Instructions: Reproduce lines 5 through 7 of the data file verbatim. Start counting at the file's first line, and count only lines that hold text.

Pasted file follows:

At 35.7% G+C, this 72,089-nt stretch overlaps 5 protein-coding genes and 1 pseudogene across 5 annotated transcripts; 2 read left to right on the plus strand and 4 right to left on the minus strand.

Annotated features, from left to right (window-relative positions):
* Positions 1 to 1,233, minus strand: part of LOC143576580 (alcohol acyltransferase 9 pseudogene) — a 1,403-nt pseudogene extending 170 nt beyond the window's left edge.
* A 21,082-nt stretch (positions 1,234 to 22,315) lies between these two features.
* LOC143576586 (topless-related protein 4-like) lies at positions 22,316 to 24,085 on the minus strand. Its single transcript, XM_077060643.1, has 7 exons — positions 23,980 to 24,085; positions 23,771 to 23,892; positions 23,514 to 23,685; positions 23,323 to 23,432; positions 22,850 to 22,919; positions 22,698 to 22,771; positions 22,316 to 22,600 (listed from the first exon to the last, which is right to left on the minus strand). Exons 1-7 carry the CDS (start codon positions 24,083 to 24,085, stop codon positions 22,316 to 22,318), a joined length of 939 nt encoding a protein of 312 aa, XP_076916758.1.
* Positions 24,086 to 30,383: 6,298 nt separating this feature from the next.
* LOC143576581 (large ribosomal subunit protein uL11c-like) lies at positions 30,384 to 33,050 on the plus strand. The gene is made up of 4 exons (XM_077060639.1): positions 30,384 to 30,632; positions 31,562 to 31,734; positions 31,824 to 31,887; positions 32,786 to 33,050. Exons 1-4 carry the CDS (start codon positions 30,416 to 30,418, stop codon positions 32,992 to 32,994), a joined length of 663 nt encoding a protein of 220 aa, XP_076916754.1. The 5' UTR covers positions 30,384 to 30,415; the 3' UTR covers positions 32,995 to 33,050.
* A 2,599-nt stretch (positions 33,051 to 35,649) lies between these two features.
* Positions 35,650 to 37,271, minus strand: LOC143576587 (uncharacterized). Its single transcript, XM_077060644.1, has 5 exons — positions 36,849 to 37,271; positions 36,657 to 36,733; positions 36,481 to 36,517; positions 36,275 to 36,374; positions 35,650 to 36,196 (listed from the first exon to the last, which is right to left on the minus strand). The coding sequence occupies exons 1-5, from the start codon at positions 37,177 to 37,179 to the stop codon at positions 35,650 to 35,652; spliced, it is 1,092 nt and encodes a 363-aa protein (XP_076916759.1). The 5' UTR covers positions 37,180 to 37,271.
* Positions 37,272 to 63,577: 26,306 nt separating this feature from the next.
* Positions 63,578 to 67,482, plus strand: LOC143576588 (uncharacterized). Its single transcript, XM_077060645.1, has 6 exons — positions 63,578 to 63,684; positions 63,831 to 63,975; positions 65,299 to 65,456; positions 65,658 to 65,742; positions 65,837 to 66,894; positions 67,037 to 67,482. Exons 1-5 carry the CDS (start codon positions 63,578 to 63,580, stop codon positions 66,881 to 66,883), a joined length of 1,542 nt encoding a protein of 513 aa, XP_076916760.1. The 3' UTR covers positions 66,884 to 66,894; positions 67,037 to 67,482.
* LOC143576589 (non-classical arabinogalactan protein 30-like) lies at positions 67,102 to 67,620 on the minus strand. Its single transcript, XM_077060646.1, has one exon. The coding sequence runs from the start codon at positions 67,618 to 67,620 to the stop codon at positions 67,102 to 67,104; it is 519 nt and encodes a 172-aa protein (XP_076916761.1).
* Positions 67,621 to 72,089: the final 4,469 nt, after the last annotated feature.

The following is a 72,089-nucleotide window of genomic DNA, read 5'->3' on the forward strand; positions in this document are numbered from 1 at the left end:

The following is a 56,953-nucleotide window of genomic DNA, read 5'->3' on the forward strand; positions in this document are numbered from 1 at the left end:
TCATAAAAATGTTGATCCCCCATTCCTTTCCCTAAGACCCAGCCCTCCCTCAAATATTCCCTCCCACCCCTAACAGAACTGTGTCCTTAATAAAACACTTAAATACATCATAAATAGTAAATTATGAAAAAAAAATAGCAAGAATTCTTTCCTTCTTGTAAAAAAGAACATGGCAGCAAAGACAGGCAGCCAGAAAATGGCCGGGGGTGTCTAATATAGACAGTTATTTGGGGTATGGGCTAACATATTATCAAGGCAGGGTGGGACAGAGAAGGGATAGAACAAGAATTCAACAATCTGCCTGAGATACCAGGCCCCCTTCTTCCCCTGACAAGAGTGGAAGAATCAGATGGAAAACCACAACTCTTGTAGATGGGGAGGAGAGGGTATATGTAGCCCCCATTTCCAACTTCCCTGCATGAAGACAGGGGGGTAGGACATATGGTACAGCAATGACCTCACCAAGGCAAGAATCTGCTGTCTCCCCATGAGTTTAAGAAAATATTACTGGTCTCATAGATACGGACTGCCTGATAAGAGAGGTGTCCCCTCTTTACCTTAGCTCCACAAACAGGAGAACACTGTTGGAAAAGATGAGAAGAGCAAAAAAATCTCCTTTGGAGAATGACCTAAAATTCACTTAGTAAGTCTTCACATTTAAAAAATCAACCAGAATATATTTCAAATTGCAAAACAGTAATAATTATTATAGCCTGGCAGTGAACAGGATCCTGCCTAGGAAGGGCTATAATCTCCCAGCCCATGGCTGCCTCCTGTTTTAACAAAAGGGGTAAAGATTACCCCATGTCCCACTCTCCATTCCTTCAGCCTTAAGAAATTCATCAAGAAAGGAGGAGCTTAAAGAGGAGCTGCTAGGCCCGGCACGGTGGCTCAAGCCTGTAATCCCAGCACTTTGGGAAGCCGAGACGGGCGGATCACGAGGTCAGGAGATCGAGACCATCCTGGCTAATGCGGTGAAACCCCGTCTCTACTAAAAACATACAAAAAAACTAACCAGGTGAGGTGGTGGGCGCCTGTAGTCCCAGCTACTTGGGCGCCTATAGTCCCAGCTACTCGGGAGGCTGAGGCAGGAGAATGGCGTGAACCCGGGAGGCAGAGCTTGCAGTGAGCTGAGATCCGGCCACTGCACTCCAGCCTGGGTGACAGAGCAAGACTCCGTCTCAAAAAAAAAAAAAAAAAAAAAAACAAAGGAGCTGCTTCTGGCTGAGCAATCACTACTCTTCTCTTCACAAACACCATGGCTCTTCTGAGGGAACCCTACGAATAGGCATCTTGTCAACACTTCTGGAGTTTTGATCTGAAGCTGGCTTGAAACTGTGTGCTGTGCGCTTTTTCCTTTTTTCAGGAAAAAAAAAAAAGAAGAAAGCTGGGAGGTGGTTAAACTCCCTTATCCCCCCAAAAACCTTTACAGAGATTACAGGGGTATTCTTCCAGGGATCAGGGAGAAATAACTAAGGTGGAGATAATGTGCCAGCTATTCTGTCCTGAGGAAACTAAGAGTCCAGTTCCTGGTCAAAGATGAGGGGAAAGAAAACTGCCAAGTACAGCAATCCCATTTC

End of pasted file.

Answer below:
* LOC143576586 (topless-related protein 4-like) lies at positions 22,316 to 24,085 on the minus strand. Its single transcript, XM_077060643.1, has 7 exons — positions 23,980 to 24,085; positions 23,771 to 23,892; positions 23,514 to 23,685; positions 23,323 to 23,432; positions 22,850 to 22,919; positions 22,698 to 22,771; positions 22,316 to 22,600 (listed from the first exon to the last, which is right to left on the minus strand). Exons 1-7 carry the CDS (start codon positions 24,083 to 24,085, stop codon positions 22,316 to 22,318), a joined length of 939 nt encoding a protein of 312 aa, XP_076916758.1.
* Positions 24,086 to 30,383: 6,298 nt separating this feature from the next.
* LOC143576581 (large ribosomal subunit protein uL11c-like) lies at positions 30,384 to 33,050 on the plus strand. The gene is made up of 4 exons (XM_077060639.1): positions 30,384 to 30,632; positions 31,562 to 31,734; positions 31,824 to 31,887; positions 32,786 to 33,050. Exons 1-4 carry the CDS (start codon positions 30,416 to 30,418, stop codon positions 32,992 to 32,994), a joined length of 663 nt encoding a protein of 220 aa, XP_076916754.1. The 5' UTR covers positions 30,384 to 30,415; the 3' UTR covers positions 32,995 to 33,050.